Tuesday 4 December 2018

Idia sp.: Mass aggregations of Litter Moths in hollow trees in Florida.

Many species of Insects form mass aggregations, but this form of behaviour is seldom documented in Lepidopterans (Butterflies and Moths), with only a few species known to indulge in such activity. Monarch Butterflies, , are known to overwinter in clusters in the forests of Mexico, similar behaviour has been observed in species belonging to several related genera, as well as in one species of Skipper. Some Moths are also known to exhibit similar behaviour, with species shown to aestivate in clusters during the hottest parts of the summer in Greece and Australia.

In a paper published in the journal Tropical Lepidoptera Research on 13 July 2018, Andrei Sourakov of the McGuire Center for Lepidoptera and Biodiversity at the Florida Museum of Natural History at the University of Florida, describes mass aggregations of a type of Litter Moth, Idia sp. From two locations in Florida.

Sourakov observed the Moths forming aggregations inside a hollow Southern Red Oak, Quercus falcata, in San Felasco State Park, and a Sweetgum, Liquidambar styraciflua, located in the Natural Area behind the Florida Museum of Natural History on the University of Florida campus in Gainesville. Large numbers of Moths were observed inside both trees, orientated towards the top of the tree and apparently resting. The larvae of litter Moths are detritivores living in leaf litter, and none appeared to be present within the trees, making it unlikely that the Moths had accumulated there after emerging from pupae. Indeed, the Moths present appeared to be a mixture of fresh, young Moths and older Insects with a more worn appearance, suggesting that Moths were returning to these roosting sights.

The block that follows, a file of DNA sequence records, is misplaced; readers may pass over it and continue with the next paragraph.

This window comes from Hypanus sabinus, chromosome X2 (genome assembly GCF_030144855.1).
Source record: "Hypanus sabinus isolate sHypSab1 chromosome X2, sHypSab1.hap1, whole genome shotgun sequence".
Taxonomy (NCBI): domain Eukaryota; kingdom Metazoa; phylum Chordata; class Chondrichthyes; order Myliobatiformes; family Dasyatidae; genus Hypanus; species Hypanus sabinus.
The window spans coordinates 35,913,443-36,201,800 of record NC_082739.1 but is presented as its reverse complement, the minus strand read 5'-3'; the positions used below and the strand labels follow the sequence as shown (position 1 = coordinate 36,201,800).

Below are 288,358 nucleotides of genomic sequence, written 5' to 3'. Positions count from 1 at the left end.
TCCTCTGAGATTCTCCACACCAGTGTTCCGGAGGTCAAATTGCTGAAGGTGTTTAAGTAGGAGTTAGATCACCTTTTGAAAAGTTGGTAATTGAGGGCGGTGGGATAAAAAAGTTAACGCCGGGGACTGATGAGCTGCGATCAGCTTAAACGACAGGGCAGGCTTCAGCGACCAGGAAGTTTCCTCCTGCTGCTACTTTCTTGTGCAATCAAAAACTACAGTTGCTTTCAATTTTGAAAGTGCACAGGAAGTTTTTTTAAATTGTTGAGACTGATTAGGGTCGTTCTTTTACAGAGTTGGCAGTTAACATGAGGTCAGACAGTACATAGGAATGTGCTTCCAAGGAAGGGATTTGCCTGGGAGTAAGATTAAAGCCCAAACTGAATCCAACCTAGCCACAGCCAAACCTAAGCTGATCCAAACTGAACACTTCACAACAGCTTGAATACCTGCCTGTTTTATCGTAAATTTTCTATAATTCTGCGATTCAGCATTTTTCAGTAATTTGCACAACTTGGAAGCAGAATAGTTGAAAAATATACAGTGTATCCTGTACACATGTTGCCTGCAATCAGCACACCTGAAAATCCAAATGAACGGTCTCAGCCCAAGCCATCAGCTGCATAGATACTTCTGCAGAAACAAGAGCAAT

Large aggregation of over 400 moths of Idia sp. found inside a large hollow Southern Red Oak in San Felasco State Park, Alachua, Florida. The photograph was taken with a 28 mm lens and flash, with the camera placed at the bottom of the tree, at 20:30 on 8 July 2018. Sourakov (2018).

The Moths were seen within the roosts throughout the hours of daylight during the months of April, May, June and July, roughly the period during which these Moths are present as active adults. Moths were only observed in two trees, despite the inspection of hundreds of trees during several years of observations, suggesting that these trees were intentionally chosen as communal roosts rather than found at random by large numbers of Moths. No mating was observed within the trees, though Sourakov suggests that the Moths may be locating the aggregation site through sex pheromones.

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